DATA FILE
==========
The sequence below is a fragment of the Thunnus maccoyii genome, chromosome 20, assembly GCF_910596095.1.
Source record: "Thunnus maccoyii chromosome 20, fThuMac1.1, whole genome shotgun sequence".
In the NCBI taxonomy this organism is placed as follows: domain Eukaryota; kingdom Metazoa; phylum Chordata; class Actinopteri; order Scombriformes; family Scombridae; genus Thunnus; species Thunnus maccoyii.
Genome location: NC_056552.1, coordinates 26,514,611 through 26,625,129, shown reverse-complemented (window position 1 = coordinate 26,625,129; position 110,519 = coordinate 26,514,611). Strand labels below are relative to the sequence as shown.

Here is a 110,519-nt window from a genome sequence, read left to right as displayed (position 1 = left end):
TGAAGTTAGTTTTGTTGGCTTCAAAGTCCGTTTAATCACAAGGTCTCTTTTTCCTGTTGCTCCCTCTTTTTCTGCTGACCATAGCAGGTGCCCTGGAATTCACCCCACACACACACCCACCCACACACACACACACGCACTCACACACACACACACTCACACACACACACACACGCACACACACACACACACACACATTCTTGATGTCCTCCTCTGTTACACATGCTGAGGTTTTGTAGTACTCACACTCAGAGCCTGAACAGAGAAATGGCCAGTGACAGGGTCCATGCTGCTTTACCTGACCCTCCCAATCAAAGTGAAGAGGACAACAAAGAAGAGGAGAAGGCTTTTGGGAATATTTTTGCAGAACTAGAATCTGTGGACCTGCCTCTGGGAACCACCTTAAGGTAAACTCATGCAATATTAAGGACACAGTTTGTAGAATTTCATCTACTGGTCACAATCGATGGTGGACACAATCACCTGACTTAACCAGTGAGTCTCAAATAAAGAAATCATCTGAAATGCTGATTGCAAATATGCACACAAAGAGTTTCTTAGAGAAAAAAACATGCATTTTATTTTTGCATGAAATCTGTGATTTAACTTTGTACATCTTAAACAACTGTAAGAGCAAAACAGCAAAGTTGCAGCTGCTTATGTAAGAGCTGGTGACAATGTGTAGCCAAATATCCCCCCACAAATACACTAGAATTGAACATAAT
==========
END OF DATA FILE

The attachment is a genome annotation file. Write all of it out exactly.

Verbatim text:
The sequence below is a fragment of the Thunnus maccoyii genome, chromosome 20, assembly GCF_910596095.1.
Source record: "Thunnus maccoyii chromosome 20, fThuMac1.1, whole genome shotgun sequence".
In the NCBI taxonomy this organism is placed as follows: domain Eukaryota; kingdom Metazoa; phylum Chordata; class Actinopteri; order Scombriformes; family Scombridae; genus Thunnus; species Thunnus maccoyii.
Genome location: NC_056552.1, coordinates 26,514,611 through 26,625,129, shown reverse-complemented (window position 1 = coordinate 26,625,129; position 110,519 = coordinate 26,514,611). Strand labels below are relative to the sequence as shown.

Here is a 110,519-nt window from a genome sequence, read left to right as displayed (position 1 = left end):
TGAAGTTAGTTTTGTTGGCTTCAAAGTCCGTTTAATCACAAGGTCTCTTTTTCCTGTTGCTCCCTCTTTTTCTGCTGACCATAGCAGGTGCCCTGGAATTCACCCCACACACACACCCACCCACACACACACACACGCACTCACACACACACACACTCACACACACACACACACGCACACACACACACACACACACATTCTTGATGTCCTCCTCTGTTACACATGCTGAGGTTTTGTAGTACTCACACTCAGAGCCTGAACAGAGAAATGGCCAGTGACAGGGTCCATGCTGCTTTACCTGACCCTCCCAATCAAAGTGAAGAGGACAACAAAGAAGAGGAGAAGGCTTTTGGGAATATTTTTGCAGAACTAGAATCTGTGGACCTGCCTCTGGGAACCACCTTAAGGTAAACTCATGCAATATTAAGGACACAGTTTGTAGAATTTCATCTACTGGTCACAATCGATGGTGGACACAATCACCTGACTTAACCAGTGAGTCTCAAATAAAGAAATCATCTGAAATGCTGATTGCAAATATGCACACAAAGAGTTTCTTAGAGAAAAAAACATGCATTTTATTTTTGCATGAAATCTGTGATTTAACTTTGTACATCTTAAACAACTGTAAGAGCAAAACAGCAAAGTTGCAGCTGCTTATGTAAGAGCTGGTGACAATGTGTAGCCAAATATCCCCCCACAAATACACTAGAATTGAACATAAT